A Fine Balance: The Quiet Life of a Star Actress1 min readReading Time: < 1 minute
YUN JUNG-HEE appeared in the lounge of the Grand Hotel InterContinental here wearing a gray wool suit and a silk blouse the color of heliotrope, a grande dame trailing a half-century of South Korean film history as lightly as a wisp of perfume.
Ms. Yun, 66, flashed the wry, wide smile that illuminated some 330 feature films from 1967 to 1994, the year she stepped out of the spotlight to fold and pack for Mr. Paik. Moviegoers will once again be able to glimpse that grin in “Poetry,” Lee Chang-dong’s intricate meditation on art and empathy, which opens Friday in New York.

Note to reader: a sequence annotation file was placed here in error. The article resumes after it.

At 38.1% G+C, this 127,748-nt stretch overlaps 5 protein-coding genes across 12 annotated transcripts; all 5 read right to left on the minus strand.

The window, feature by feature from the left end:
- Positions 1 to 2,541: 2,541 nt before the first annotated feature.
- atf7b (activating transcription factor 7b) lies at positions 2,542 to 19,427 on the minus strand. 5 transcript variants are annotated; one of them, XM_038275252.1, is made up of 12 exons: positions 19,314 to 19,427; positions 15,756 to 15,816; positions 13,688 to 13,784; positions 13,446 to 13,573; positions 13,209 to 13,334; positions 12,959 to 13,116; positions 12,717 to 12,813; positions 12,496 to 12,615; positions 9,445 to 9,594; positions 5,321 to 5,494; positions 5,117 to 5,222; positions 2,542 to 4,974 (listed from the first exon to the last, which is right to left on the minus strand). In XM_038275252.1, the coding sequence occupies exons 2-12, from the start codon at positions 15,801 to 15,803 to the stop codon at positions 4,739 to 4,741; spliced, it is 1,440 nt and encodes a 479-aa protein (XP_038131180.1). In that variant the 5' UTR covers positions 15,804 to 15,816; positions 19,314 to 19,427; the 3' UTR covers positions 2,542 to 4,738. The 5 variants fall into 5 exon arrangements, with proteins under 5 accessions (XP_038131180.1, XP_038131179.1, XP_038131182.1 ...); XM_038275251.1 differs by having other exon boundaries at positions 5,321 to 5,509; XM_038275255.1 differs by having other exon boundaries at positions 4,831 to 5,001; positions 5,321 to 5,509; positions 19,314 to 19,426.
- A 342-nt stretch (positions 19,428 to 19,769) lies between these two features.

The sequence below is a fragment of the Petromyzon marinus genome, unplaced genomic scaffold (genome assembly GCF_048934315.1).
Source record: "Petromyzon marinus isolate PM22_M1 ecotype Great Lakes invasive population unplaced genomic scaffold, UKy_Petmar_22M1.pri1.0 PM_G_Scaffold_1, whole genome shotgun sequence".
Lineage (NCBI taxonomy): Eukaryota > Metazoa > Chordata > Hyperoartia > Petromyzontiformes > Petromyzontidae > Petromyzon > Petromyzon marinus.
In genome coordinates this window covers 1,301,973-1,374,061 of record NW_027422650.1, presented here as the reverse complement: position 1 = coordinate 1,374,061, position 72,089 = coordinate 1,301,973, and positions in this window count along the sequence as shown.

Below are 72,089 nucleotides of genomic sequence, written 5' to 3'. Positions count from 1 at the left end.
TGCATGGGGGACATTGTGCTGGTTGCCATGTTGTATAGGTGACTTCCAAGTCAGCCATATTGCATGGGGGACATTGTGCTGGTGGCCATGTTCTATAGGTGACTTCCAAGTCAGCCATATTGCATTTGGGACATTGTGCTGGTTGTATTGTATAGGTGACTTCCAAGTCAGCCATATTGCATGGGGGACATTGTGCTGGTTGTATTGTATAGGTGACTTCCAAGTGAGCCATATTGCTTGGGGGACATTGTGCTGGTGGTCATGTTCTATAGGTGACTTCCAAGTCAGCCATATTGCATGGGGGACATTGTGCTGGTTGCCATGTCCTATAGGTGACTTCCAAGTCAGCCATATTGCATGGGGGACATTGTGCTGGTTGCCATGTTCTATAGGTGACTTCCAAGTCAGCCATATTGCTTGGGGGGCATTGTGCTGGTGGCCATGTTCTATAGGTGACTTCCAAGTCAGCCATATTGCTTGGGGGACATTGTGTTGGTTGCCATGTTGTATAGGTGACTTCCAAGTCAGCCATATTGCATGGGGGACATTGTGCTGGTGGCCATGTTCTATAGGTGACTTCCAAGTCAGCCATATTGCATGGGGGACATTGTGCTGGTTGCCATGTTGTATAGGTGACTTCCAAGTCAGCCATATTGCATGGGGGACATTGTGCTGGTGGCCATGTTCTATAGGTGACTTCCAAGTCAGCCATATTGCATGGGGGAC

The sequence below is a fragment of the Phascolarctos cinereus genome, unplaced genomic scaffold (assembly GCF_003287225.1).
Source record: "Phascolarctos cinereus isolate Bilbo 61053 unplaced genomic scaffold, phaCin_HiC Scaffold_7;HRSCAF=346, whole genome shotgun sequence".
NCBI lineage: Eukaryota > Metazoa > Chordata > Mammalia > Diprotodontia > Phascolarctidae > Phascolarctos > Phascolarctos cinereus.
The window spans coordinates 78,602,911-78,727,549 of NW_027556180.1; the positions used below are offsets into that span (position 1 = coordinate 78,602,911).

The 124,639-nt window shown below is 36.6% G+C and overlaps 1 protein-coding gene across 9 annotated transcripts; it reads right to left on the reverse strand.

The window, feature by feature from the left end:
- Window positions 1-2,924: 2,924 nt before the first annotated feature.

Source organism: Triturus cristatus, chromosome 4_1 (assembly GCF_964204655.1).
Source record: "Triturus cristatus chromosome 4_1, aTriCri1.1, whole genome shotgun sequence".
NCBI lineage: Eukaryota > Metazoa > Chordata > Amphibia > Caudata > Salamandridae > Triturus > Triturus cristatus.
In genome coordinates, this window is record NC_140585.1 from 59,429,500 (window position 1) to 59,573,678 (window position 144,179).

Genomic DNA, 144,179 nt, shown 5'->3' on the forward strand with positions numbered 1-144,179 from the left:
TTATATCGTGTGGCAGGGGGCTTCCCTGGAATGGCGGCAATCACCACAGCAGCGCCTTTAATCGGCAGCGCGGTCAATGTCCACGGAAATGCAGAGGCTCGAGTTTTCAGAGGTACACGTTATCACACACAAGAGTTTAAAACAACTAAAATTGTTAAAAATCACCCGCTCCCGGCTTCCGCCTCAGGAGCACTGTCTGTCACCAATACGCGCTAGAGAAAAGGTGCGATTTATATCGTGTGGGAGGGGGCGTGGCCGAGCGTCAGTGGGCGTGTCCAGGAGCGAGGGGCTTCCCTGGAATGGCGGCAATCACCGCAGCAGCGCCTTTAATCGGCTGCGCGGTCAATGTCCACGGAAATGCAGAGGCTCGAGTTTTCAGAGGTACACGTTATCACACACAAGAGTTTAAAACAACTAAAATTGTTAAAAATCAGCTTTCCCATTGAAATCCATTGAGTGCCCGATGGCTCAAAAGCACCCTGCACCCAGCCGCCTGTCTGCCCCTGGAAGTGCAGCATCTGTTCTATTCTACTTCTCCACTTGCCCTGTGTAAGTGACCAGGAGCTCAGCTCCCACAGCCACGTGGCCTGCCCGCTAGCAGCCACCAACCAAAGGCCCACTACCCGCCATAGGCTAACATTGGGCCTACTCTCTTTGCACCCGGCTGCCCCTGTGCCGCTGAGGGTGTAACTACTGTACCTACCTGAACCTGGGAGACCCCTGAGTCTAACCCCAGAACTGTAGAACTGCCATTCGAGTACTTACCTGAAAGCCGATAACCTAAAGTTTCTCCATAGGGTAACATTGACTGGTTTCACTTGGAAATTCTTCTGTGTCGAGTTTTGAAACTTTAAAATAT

She plays Mi-ja, a pensioner in a provincial town who signs up for a poetry class and struggles to find inspiration in everyday beauty.
Her attempts at writing are complicated by the onset of dementia, the demands of mercy sex from the stroke victim she cares for, and the news that her sullen teenage grandson, whom she is raising herself, was involved in the gang rape of a classmate, leading to her suicide.